4 New Year's Resolutions for the Ad-Tech Industry

What to expect from the biggest trends in 2023

2022 was a transformative year for advertisers and publishers, with significant developments across connected TV (CTV), identity, retail media and sustainability, despite economic headwinds. Heading into 2023, ad-tech advancements in these key areas will continue to shape the future of advertising.

Here are some goals, or New Year’s Resolutions, for the ad-tech industry.

Collaborate to provide better CTV experiences

Consumers continue to shift further away from linear TV toward streaming platforms at increasing rates, leading advertisers to allocate more dollars into the channel than before to engage with their target audiences in powerful, premium TV environments. eMarketer has forecasted that U.S. CTV ad spending will exceed $26 billion in 2023 up from $21 billion in 2022

The past year has been particularly momentous for the CTV industry; in July, streaming viewership exceeded cable usage for the first time, according to Nielsen. On top of that, the industry has witnessed major viewing events like live sports (NFL’s Thursday Night Football and FIFA 2022 World Cup)—which have traditionally been broadcast on linear TV transition to streaming platforms—giving consumers more reasons to cut their cable subscriptions and bringing more audiences and advertisers to CTV.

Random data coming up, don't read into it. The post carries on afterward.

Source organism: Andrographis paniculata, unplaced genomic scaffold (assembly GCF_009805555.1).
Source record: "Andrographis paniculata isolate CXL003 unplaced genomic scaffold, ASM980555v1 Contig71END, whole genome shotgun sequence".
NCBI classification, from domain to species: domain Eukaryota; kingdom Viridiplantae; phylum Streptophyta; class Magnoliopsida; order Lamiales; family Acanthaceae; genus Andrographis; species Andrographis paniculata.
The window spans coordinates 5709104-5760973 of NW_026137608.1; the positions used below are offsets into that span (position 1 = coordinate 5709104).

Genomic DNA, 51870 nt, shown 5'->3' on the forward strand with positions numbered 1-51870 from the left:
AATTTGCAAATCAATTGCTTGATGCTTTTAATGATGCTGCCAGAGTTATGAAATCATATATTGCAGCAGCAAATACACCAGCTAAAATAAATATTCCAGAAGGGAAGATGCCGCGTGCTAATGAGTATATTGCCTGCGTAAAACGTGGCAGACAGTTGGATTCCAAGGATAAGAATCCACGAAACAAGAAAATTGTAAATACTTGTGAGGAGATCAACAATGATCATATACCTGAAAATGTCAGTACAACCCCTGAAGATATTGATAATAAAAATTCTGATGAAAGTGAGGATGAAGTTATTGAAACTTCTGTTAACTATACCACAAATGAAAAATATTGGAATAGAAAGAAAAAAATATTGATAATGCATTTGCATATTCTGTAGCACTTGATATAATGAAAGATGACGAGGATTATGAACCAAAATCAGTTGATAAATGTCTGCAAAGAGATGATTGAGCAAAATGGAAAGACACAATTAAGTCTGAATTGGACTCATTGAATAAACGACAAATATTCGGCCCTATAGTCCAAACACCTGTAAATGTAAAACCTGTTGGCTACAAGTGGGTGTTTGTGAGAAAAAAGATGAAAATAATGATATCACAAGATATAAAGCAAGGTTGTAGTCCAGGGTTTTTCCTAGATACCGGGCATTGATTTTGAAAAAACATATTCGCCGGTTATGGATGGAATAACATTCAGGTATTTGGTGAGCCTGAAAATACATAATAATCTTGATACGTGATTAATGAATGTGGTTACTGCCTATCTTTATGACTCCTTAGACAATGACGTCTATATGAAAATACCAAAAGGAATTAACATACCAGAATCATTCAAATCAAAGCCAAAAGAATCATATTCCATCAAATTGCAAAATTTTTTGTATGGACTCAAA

Additionally, the second half of the year saw two of the biggest streaming platforms in the world, Netflix and Disney+, announce plans to offer less expensive, ad-supported tiers. As these offerings mature in 2023, many advertisers will be eager to take advantage of the highly engaged audiences on these platforms. With these premium offerings, there will also be a renewed focus on viewer experience, including ad load and frequency.

While there is still work to be done in the channel, in the next year the industry will have to focus on addressing fragmentation, measurement and reporting challenges to provide the most frictionless experience to both consumers and buyers.

Address identity challenges via curation technology